Microneedle Arrays Allow Lower Microbial Penetration Than Hypodermic Needles In Vitro
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In this study we determined, for the first time, the ability of microorganisms to traverse microneedle-induced holes using two different in vitro models.
When employing Silescol® membranes, the numbers of Candida albicans, Pseudomonas aeruginosa and Staphylococcus epidermidis crossing the membranes were an order of magnitude lower when the membranes were punctured by microneedles rather than a 21G hypodermic needle. Apart from the movement of C. albicans across hypodermic needle-punctured membranes, where 40.2% of the microbial load on control membranes permeated the barrier over 24 h, the numbers of permeating microorganisms was less than 5% of the original microbial load on control membranes. Experiments employing excised porcine skin and radiolabelled microorganisms showed that the numbers of microorganisms penetrating skin beyond the stratum corneum were approximately an order of magnitude greater than the numbers crossing Silescol® membranes in the corresponding experiments. Approximately 103 cfu of each microorganism adhered to hypodermic needles during insertion. The numbers of microorganisms adhering to MN arrays were an order of magnitude higher in each case.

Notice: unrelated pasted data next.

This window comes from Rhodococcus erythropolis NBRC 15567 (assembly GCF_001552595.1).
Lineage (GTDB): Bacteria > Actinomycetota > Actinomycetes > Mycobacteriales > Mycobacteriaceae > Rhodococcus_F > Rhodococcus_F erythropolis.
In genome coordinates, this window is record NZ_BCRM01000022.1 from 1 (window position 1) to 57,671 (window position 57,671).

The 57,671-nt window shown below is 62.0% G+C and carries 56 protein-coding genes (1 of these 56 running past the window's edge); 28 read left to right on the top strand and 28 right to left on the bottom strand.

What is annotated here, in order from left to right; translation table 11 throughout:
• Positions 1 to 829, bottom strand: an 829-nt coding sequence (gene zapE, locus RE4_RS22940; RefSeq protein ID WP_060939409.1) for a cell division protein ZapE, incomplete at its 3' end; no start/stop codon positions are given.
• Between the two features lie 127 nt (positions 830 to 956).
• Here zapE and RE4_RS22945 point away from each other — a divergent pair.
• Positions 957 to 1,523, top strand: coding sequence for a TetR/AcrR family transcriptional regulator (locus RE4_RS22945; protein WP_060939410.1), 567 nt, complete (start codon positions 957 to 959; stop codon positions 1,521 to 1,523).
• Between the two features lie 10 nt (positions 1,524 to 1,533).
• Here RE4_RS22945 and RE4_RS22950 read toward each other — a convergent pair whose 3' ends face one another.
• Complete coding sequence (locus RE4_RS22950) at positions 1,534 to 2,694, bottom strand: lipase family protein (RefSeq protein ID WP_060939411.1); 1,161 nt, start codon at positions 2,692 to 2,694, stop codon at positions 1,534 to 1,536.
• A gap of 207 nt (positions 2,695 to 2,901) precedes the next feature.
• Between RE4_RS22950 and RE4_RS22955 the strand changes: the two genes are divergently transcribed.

We have shown here that microneedle puncture resulted in significantly less microbial penetration than did hypodermic needle puncture and that no microorganisms crossed the viable epidermis in microneedle—punctured skin, in contrast to needle-punctured skin. Given the antimicrobial properties of skin, it is, therefore, likely that application of microneedle arrays to skin in an appropriate manner would not cause either local or systemic infection in normal circumstances in immune-competent patients. In supporting widespread clinical use of microneedle-based delivery systems, appropriate animal studies are now needed to conclusively demonstrate this in vivo. Safety in patients will be enhanced by aseptic or sterile manufacture and by fabricating microneedles from self-disabling materials (e.g. dissolving or biodegradable polymers) to prevent inappropriate or accidental reuse.